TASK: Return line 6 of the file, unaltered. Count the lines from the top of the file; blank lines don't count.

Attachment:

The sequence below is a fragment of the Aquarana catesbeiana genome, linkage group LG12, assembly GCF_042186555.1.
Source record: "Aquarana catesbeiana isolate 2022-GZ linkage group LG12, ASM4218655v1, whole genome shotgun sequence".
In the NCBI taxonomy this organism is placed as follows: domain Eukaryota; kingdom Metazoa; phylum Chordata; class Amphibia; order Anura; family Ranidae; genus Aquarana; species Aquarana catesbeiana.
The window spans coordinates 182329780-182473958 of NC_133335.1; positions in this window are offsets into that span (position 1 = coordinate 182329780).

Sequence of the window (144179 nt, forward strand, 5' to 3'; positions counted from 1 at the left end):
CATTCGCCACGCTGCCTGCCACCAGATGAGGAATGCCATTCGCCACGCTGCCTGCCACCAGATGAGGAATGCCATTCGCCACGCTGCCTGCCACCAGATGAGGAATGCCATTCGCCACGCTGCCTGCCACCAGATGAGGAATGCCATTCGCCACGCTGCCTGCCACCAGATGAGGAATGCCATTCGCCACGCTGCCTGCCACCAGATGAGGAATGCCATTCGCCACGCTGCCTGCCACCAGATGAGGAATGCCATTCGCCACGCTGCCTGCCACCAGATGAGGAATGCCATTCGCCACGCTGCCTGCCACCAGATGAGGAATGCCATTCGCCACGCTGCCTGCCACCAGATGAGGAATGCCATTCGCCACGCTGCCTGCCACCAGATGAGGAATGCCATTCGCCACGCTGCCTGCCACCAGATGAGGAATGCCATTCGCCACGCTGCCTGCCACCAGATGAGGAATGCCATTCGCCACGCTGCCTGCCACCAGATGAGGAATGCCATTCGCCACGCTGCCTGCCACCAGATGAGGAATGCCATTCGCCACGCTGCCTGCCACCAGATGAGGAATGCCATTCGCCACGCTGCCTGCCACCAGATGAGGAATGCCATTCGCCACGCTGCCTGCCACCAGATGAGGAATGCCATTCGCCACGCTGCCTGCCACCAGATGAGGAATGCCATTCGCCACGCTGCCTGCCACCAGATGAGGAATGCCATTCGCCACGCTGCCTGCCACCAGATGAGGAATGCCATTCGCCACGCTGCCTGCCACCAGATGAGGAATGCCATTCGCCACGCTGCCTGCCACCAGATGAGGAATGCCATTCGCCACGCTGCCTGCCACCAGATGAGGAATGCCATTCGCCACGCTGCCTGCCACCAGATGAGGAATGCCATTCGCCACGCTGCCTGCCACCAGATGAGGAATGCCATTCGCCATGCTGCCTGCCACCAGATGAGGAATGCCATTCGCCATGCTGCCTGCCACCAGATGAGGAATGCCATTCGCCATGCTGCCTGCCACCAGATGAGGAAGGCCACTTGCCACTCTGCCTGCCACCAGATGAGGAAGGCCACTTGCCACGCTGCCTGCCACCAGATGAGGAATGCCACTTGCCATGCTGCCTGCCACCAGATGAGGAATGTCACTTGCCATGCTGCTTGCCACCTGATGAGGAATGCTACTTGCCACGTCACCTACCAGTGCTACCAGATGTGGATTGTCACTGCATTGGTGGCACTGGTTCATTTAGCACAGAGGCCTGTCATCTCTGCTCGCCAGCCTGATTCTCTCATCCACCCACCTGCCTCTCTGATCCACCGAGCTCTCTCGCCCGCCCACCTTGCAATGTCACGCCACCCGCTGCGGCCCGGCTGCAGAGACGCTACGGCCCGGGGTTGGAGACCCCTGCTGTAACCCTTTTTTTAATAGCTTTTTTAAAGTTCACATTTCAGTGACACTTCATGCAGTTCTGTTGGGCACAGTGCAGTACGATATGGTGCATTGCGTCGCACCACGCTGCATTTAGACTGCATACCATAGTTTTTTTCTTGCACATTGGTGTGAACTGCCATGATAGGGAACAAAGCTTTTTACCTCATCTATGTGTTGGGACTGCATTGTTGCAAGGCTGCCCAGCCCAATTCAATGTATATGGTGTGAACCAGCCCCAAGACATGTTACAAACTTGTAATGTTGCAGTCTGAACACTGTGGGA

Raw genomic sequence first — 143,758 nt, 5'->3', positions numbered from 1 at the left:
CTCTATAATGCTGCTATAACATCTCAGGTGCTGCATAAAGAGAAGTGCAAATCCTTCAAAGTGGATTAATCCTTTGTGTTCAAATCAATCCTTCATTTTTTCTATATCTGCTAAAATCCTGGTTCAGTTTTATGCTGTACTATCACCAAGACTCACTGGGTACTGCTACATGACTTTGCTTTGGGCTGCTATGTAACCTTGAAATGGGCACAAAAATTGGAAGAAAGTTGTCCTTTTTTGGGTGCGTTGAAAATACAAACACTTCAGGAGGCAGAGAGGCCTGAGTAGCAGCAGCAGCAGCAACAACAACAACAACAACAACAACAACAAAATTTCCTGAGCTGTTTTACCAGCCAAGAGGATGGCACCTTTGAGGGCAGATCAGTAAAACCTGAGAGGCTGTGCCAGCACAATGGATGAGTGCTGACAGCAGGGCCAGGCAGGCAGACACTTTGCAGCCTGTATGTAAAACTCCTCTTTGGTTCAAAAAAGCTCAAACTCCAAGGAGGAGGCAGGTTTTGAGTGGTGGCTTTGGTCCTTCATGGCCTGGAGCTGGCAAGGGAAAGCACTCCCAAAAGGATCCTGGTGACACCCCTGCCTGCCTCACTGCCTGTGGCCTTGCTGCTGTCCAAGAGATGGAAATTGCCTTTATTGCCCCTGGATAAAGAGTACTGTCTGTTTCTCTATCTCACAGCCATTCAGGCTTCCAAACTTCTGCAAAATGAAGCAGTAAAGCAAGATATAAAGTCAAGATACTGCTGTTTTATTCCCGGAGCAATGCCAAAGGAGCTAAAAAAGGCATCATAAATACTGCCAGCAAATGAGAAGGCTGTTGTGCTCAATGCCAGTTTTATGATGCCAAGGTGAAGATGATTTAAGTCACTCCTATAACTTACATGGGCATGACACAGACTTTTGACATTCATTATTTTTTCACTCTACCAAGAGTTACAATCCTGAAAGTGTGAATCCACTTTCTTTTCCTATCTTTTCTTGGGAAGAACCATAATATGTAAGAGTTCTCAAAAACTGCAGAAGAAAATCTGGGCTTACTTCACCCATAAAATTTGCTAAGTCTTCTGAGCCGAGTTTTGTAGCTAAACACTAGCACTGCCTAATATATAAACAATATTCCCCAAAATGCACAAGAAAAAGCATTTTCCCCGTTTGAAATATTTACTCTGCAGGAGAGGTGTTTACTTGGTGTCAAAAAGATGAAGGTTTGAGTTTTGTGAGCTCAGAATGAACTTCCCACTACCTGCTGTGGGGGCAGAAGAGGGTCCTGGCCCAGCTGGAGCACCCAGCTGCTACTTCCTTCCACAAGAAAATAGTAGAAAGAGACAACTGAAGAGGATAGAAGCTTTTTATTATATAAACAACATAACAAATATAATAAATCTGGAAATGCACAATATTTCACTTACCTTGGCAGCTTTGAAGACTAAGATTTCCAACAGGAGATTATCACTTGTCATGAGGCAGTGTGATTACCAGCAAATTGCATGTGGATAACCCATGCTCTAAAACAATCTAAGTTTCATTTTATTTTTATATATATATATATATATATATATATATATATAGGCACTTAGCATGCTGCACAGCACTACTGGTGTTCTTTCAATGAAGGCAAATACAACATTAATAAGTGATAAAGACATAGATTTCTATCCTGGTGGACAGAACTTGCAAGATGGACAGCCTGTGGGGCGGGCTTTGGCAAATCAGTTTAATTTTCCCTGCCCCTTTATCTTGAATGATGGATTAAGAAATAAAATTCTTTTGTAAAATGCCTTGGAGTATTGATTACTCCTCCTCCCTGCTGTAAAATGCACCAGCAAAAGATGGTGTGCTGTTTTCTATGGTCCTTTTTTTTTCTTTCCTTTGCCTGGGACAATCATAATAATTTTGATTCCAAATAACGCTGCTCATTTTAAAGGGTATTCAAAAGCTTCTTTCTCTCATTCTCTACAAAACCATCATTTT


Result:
CATTCGCCACGCTGCCTGCCACCAGATGAGGAATGCCATTCGCCACGCTGCCTGCCACCAGATGAGGAATGCCATTCGCCACGCTGCCTGCCACCAGATGAGGAATGCCATTCGCCACGCTGCCTGCCACCAGATGAGGAATGCCATTCGCCACGCTGCCTGCCACCAGATGAGGAATGCCATTCGCCACGCTGCCTGCCACCAGATGAGGAATGCCATTCGCCACGCTGCCTGCCACCAGATGAGGAATGCCATTCGCCACGCTGCCTGCCACCAGATGAGGAATGCCATTCGCCACGCTGCCTGCCACCAGATGAGGAATGCCATTCGCCACGCTGCCTGCCACCAGATGAGGAATGCCATTCGCCACGCTGCCTGCCACCAGATGAGGAATGCCATTCGCCACGCTGCCTGCCACCAGATGAGGAATGCCATTCGCCACGCTGCCTGCCACCAGATGAGGAATGCCATTCGCCACGCTGCCTGCCACCAGATGAGGAATGCCATTCGCCACGCTGCCTGCCACCAGATGAGGAATGCCATTCGCCACGCTGCCTGCCACCAGATGAGGAATGCCATTCGCCACGCTGCCTGCCACCAGATGAGGAATGCCATTCGCCACGCTGCCTGCCACCAGATGAGGAATGCCATTCGCCACGCTGCCTGCCACCAGATGAGGAATGCCATTCGCCACGCTGCCTGCCACCAGATGAGGAATGCCATTCGCCACGCTGCCTGCCACCAGATGAGGAATGCCATTCGCCACGCTGCCTGCCACCAGATGAGGAATGCCATTCGCCACGCTGCCTGCCACCAGATGAGGAATGCCATTCGCCACGCTGCCTGCCACCAGATGAGGAATGCCATTCGCCACGCTGCCTGCCACCAGATGAGGAATGCCATTCGCCACGCTGCCTGCCACCAGATGAGGAATGCCATTCGCCATGCTGCCTGCCACCAGATGAGGAATGCCATTCGCCATGCTGCCTGCCACCAGATGAGGAATGCCATTCGCCATGCTGCCTGCCACCAGATGAGGAAGGCCACTTGCCACTCTGCCTGCCACCAGATGAGGAAGGCCACTTGCCACGCTGCCTGCCACCAGATGAGGAATGCCACTTGCCATGCTGCCTGCCACCAGATGAGGAATGTCACTTGCCATGCTGCTTGCCACCTGATGAGGAATGCTACTTGCCACGTCACCTACCAGTGCTACCAGATGTGGATTGTCACTGCATTGGTGGCACTGGTTCATTTAGCACAGAGGCCTGTCATCTCTGCTCGCCAGCCTGATTCTCTCATCCACCCACCTGCCTCTCTGATCCACCGAGCTCTCTCGCCCGCCCACCTTGCAATGTCACGCCACCCGCTGCGGCCCGGCTGCAGAGACGCTACGGCCCGGGGTTGGAGACCCCTGCTGTAACCCTTTTTTTAATAGCTTTTTTAAAGTTCACATTTCAGTGACACTTCATGCAGTTCTGTTGGGCACAGTGCAGTACGATATGGTGCATTGCGTCGCACCACGCTGCATTTAGACTGCATACCATAGTTTTTTTCTTGCACATTGGTGTGAACTGCCATGATAGGGAACAAAGCTTTTTACCTCATCTATGTGTTGGGACTGCATTGTTGCAAGGCTGCCCAGCCCAATTCAATGTATATGGTGTGAACCAGCCCCAAGACATGTTACAAACTTGTAATGTTGCAGTCTGAACACTGTGGGA